Virasena

From Wikipedia, the free encyclopedia
Jump to navigation Jump to search

Acharya Shri

Virasena

Ji Maharaj
Virasena
Acharya Virasena
Personal
Born792 CE
Died853 (aged 60–61)
ReligionJainism
SectDigambara
Notable work(s)Dhavala
Religious career
SuccessorJinasena

Acharya Virasena (792-853 CE)[1], also known as Veerasena, was a Digambara monk and belonged to the lineage of Acharya Kundakunda.[2] He was an Indian mathematician and Jain philosopher and scholar. He was also known as a famous orator and an accomplished poet.[3] His most reputed work is the Jain treatise Dhavala.[4] The late Dr. Hiralal Jain places the completion of this treatise in 816 AD.[5]

Virasena was a noted mathematician. He gave the derivation of the volume of a frustum by a sort of infinite procedure. He worked with the concept of ardhaccheda: the number of times a number could be divided by 2; effectively base-2 logarithms. He also worked with logarithms in base 3 (trakacheda) and base 4 (caturthacheda).[6]

Virasena gave the approximate formula C = 3d + (16d+16)/113 to relate the circumference of a circle, C, to its diameter, d. For large values of d, this gives the approximation π ≈ 355/113 = 3.14159292..., which is more accurate than the approximation π ≈ 3.1416 given by Aryabhata in the Aryabhatiya.[7]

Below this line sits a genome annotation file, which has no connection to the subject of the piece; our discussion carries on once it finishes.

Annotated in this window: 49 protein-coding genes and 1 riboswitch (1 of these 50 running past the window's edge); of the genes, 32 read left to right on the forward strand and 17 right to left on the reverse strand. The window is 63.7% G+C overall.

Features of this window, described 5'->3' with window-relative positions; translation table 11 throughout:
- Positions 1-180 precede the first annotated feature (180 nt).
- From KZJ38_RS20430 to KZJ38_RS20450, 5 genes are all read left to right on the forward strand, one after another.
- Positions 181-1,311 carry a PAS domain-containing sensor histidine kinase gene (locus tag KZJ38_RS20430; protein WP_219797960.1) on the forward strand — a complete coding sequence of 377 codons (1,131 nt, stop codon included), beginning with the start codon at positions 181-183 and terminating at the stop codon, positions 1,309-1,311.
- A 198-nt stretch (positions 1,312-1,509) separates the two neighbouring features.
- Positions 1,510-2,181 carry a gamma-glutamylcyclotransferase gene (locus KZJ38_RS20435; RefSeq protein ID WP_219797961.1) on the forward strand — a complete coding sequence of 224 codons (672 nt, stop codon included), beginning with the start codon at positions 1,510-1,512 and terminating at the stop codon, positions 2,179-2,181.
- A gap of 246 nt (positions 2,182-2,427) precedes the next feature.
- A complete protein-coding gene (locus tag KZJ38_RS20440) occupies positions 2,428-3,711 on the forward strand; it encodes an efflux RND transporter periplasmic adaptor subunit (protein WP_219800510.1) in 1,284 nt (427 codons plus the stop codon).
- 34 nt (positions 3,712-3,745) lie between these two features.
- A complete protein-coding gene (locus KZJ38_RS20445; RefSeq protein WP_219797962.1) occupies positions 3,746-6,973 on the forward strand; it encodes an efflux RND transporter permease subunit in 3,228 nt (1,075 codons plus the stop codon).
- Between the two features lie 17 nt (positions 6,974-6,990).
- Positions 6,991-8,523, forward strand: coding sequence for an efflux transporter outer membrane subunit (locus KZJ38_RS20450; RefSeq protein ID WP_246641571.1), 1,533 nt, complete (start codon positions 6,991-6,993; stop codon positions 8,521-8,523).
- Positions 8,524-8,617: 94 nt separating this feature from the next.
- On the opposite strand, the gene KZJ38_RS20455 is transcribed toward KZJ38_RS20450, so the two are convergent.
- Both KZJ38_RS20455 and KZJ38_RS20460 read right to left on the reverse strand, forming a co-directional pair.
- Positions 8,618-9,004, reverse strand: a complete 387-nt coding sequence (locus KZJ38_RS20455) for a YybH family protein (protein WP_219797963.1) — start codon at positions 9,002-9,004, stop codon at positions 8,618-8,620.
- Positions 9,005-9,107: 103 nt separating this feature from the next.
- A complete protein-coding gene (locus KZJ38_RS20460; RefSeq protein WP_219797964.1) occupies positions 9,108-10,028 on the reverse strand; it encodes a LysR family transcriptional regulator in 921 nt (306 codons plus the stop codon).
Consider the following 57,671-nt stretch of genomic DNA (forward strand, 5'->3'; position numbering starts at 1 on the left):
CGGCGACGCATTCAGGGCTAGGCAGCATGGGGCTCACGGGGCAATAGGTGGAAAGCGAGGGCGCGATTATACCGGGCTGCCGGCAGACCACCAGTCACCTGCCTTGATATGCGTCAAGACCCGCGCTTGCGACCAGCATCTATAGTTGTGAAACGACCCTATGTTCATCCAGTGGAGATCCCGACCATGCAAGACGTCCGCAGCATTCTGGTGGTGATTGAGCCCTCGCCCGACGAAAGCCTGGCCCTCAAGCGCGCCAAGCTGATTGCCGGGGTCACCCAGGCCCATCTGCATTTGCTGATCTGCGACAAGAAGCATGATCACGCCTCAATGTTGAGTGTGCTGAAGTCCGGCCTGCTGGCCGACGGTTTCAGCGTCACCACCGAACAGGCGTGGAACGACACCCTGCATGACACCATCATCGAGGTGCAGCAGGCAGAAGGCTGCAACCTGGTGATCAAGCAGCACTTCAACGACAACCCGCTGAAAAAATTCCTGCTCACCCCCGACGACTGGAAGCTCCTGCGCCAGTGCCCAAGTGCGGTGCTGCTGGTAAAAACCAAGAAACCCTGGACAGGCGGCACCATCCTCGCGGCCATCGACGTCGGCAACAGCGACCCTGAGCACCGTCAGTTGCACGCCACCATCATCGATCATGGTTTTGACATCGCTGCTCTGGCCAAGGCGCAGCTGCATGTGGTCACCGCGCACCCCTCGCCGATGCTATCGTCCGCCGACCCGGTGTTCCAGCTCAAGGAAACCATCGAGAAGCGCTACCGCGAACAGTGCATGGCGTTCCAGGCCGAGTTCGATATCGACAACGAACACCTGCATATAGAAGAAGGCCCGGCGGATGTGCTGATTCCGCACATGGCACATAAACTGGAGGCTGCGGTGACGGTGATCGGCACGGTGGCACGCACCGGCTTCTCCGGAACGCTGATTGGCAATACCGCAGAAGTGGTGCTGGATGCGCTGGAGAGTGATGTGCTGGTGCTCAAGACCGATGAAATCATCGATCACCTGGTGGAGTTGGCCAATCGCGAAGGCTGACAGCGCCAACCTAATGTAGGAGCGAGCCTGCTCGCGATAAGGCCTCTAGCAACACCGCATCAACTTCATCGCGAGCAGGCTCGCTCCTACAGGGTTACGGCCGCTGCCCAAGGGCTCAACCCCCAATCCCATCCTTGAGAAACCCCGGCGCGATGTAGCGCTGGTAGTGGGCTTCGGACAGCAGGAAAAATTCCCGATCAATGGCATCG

Life[edit]

Virasena was proficient in astrology, grammar, logic, mathematics and prosody. He wrote Dhavala, a commentary on Jain canon Shatakhandagama. He also started the work on Jayadhavalaa which was competed by his disciples. He was among the jewels of Rashtrakuta king Amoghavarsha.[8]

See also[edit]

Notes[edit]

  1. ^ Jaini 1991, p. 111.
  2. ^ Indranandi. Shrutāvatāra
  3. ^ Jinasena. Ādi Purāņa
  4. ^ Satkhandagama : Dhavala (Jivasthana) Satparupana-I (Enunciation of Existence-I) An English Translation of Part 1 of the Dhavala Commentary on the Satkhandagama of Acarya Pushpadanta & Bhutabali Dhavala commentary by Acarya Virasena English tr. by Prof. Nandlal Jain, Ed. by Prof. Ashok Jain ISBN 9788186957479
  5. ^ Nagrajji, Acharya Shri (2003). Agama and Tripitaka: Language and Literature. Concept Publishing Company. p. 530. ISBN 9788170227311.
  6. ^ Gupta, R. C. (2000), "History of Mathematics in India", in Hoiberg, Dale; Ramchandani, Indu (eds.), Students' Britannica India: Select essays, Popular Prakashan, p. 329
  7. ^ Mishra, V.; Singh, S. L. (February 1997), "First Degree Indeterminate Analysis in Ancient India and its Application by Virasena" (pdf), Indian Journal of History of Science, 32 (2): 127–133
  8. ^ Natubhai Shah 2004, p. 31.

References[edit]

External links[edit]